Spain’s ruling party used secret accounts for 18 years, High Court judge finds

Spain's Prime Minister Mariano Rajoy gestures during a People's Party (Partido Popular) political event in Barcelona (Reuters/Albert Gea)
Spain’s High Court has ended an inquiry into the slush funds of the country's ruling Popular Party (PP), which it allegedly used for at least 18 years. The judge has ruled that there is enough evidence to launch a case against the party’s two treasurers.

According to Pablo Ruz, a judge of the National Court in Madrid, the party used “various sources of funding outside of the legal economic sphere” from 1990 until at least 2008. In his statement, he said he had gathered enough evidence to bring the case to trial.

At the same time, a case against 22 other suspects – including ex-Popular Party Secretary General Ángel Acebes and business people who donated money into the parallel accounts – was closed.

The party, which is now headed by Prime Minister Mariano Rajoy, allegedly used to operate “through various account systems that recorded monetary inflows and outflows outside the official accounting declared by the party and filed with the Audit Court” during the 18 years in question. These systems were used “as parallel accounts, cash boxes or money on the side.

The 190-page report concluded there was enough evidence to support a case against former PP treasurers Luis Bárcenas and Álvaro Lapuerta.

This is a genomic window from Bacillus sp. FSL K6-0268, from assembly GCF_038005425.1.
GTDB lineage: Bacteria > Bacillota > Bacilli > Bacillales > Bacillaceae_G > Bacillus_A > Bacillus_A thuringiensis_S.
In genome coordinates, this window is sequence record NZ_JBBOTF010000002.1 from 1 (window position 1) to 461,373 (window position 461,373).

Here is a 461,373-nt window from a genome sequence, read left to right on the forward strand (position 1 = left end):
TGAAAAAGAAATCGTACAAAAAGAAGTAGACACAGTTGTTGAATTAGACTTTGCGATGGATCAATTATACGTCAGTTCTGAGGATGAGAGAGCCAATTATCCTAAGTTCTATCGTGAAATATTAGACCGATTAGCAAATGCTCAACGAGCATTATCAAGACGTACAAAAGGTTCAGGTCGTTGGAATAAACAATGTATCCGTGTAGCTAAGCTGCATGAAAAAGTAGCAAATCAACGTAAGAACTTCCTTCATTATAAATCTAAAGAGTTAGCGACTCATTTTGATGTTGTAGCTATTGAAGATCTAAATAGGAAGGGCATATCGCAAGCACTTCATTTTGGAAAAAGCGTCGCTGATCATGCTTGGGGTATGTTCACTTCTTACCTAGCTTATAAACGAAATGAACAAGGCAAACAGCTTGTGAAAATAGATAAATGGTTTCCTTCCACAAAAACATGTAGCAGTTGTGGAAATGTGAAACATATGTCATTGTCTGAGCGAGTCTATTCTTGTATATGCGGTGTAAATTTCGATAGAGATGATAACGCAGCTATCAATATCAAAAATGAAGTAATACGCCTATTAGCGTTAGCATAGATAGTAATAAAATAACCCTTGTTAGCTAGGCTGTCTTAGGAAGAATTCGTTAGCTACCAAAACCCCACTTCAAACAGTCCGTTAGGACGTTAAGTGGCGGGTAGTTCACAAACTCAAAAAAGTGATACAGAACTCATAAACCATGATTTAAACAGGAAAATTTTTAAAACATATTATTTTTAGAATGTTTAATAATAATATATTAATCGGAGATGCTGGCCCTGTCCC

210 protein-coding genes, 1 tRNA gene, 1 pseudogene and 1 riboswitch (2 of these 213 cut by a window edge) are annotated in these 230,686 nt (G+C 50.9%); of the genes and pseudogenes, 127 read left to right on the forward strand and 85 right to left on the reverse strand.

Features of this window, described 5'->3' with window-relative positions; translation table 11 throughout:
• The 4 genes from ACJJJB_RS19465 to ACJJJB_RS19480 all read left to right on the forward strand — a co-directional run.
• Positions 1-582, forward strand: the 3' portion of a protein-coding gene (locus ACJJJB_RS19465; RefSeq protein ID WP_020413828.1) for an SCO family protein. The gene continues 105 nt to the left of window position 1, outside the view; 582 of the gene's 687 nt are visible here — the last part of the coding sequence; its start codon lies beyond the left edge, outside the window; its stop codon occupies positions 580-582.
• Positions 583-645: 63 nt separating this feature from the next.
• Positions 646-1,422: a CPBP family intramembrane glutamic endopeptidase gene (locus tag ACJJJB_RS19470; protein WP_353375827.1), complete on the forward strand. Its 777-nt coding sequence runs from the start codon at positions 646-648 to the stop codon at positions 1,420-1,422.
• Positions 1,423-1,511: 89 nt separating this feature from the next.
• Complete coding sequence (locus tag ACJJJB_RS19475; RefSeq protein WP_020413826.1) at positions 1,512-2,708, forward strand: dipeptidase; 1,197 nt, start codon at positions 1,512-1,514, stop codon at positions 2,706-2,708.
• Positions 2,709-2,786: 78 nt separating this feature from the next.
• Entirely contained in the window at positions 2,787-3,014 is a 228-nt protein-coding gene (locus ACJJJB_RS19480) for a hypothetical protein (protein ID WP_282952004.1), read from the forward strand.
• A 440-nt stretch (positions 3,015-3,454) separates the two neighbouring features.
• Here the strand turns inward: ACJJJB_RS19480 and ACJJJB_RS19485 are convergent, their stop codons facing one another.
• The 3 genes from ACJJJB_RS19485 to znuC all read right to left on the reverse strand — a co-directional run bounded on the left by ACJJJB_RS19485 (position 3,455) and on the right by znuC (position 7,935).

The two may appear in court, along with the heads of Unifica – the architect firm which renovated the party's headquarters in Madrid and received an undeclared €1.55 million (US$1.6 million) payment.

The investigative judge also said the party may be probed regarding the tax dodging of €1,050,000 million ($1.15 million) in illegal donations it received in 2008 from sponsors who went over the legal limit or were not allowed to make cash gifts, as they had contracts with the government.

Pablo Ruz has also launched an additional probe on a garbage collection contract won by a Toledo firm. According to former PP treasurer Bárcenas, that was a form of payment for a €200,000 ($219,000) campaign donation for Castilla-La Mancha premier María Dolores de Cospedal in 2007, who is currently the PP’s secretary-general.

The Bárcenas scandal broke on January 31, 2009, when El País newspaper revealed part of his secret handwritten ledgers. The treasurer initially denied his affiliation to them, but admitted to it in July 2013.

Luis Bárcenas is accused of a number of economic crimes. He is also involved in the Gürtel kickbacks-for-contract case, which is going to trial after a five-year investigation. The Popular Party illegal funding scandal is part of the Gürtel inquiry.

The Popular Party suffered a sharp defeat at elections in Andalucía over the weekend, outperformed by Spain’s Socialist Party. Its voting share fell to just 27 percent, compared to 41 percent in 2012. As a result, it will receive just 33 seats in parliament, down from 50.